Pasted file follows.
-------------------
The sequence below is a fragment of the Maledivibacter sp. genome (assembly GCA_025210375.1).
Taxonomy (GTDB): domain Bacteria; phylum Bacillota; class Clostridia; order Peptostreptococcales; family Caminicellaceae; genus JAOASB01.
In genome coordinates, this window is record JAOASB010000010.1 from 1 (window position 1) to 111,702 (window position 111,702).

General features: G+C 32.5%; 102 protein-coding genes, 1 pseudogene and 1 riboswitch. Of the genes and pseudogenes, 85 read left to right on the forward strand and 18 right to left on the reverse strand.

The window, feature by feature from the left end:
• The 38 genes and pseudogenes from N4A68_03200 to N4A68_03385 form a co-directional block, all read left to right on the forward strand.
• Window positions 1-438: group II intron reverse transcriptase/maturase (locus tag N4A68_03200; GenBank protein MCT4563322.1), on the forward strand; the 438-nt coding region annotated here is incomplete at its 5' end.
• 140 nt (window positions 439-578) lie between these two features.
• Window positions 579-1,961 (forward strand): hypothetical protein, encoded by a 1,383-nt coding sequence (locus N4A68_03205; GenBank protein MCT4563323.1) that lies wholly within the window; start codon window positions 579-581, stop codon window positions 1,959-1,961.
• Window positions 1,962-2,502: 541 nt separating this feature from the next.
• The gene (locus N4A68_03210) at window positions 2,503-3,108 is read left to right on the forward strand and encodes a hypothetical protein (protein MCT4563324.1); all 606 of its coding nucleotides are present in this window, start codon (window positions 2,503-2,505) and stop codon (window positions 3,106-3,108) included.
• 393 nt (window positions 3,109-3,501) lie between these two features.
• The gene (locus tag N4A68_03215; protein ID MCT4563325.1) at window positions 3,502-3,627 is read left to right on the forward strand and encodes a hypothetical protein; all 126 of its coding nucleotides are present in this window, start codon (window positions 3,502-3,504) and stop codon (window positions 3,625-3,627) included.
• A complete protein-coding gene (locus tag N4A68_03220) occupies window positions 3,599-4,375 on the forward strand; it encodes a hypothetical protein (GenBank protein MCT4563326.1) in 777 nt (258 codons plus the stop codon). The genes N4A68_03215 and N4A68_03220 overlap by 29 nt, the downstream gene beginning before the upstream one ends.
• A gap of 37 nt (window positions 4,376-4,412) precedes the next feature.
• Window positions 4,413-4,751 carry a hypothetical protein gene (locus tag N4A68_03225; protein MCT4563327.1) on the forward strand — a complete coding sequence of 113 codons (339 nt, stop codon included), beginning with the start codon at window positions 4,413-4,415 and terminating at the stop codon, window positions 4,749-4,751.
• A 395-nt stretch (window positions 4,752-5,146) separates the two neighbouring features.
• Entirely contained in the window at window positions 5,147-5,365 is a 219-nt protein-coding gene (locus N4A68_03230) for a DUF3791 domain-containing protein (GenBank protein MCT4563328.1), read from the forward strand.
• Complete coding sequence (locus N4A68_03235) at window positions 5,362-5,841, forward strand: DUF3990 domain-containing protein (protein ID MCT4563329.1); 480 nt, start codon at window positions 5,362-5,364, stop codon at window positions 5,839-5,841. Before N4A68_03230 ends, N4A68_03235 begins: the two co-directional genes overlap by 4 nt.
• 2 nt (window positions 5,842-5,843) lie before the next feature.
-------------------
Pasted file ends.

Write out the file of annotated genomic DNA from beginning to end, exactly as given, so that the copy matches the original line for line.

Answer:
The sequence below is a fragment of the Maledivibacter sp. genome (assembly GCA_025210375.1).
Taxonomy (GTDB): domain Bacteria; phylum Bacillota; class Clostridia; order Peptostreptococcales; family Caminicellaceae; genus JAOASB01.
In genome coordinates, this window is record JAOASB010000010.1 from 1 (window position 1) to 111,702 (window position 111,702).

General features: G+C 32.5%; 102 protein-coding genes, 1 pseudogene and 1 riboswitch. Of the genes and pseudogenes, 85 read left to right on the forward strand and 18 right to left on the reverse strand.

The window, feature by feature from the left end:
• The 38 genes and pseudogenes from N4A68_03200 to N4A68_03385 form a co-directional block, all read left to right on the forward strand.
• Window positions 1-438: group II intron reverse transcriptase/maturase (locus tag N4A68_03200; GenBank protein MCT4563322.1), on the forward strand; the 438-nt coding region annotated here is incomplete at its 5' end.
• 140 nt (window positions 439-578) lie between these two features.
• Window positions 579-1,961 (forward strand): hypothetical protein, encoded by a 1,383-nt coding sequence (locus N4A68_03205; GenBank protein MCT4563323.1) that lies wholly within the window; start codon window positions 579-581, stop codon window positions 1,959-1,961.
• Window positions 1,962-2,502: 541 nt separating this feature from the next.
• The gene (locus N4A68_03210) at window positions 2,503-3,108 is read left to right on the forward strand and encodes a hypothetical protein (protein MCT4563324.1); all 606 of its coding nucleotides are present in this window, start codon (window positions 2,503-2,505) and stop codon (window positions 3,106-3,108) included.
• 393 nt (window positions 3,109-3,501) lie between these two features.
• The gene (locus tag N4A68_03215; protein ID MCT4563325.1) at window positions 3,502-3,627 is read left to right on the forward strand and encodes a hypothetical protein; all 126 of its coding nucleotides are present in this window, start codon (window positions 3,502-3,504) and stop codon (window positions 3,625-3,627) included.
• A complete protein-coding gene (locus tag N4A68_03220) occupies window positions 3,599-4,375 on the forward strand; it encodes a hypothetical protein (GenBank protein MCT4563326.1) in 777 nt (258 codons plus the stop codon). The genes N4A68_03215 and N4A68_03220 overlap by 29 nt, the downstream gene beginning before the upstream one ends.
• A gap of 37 nt (window positions 4,376-4,412) precedes the next feature.
• Window positions 4,413-4,751 carry a hypothetical protein gene (locus tag N4A68_03225; protein MCT4563327.1) on the forward strand — a complete coding sequence of 113 codons (339 nt, stop codon included), beginning with the start codon at window positions 4,413-4,415 and terminating at the stop codon, window positions 4,749-4,751.
• A 395-nt stretch (window positions 4,752-5,146) separates the two neighbouring features.
• Entirely contained in the window at window positions 5,147-5,365 is a 219-nt protein-coding gene (locus N4A68_03230) for a DUF3791 domain-containing protein (GenBank protein MCT4563328.1), read from the forward strand.
• Complete coding sequence (locus N4A68_03235) at window positions 5,362-5,841, forward strand: DUF3990 domain-containing protein (protein ID MCT4563329.1); 480 nt, start codon at window positions 5,362-5,364, stop codon at window positions 5,839-5,841. Before N4A68_03230 ends, N4A68_03235 begins: the two co-directional genes overlap by 4 nt.
• 2 nt (window positions 5,842-5,843) lie before the next feature.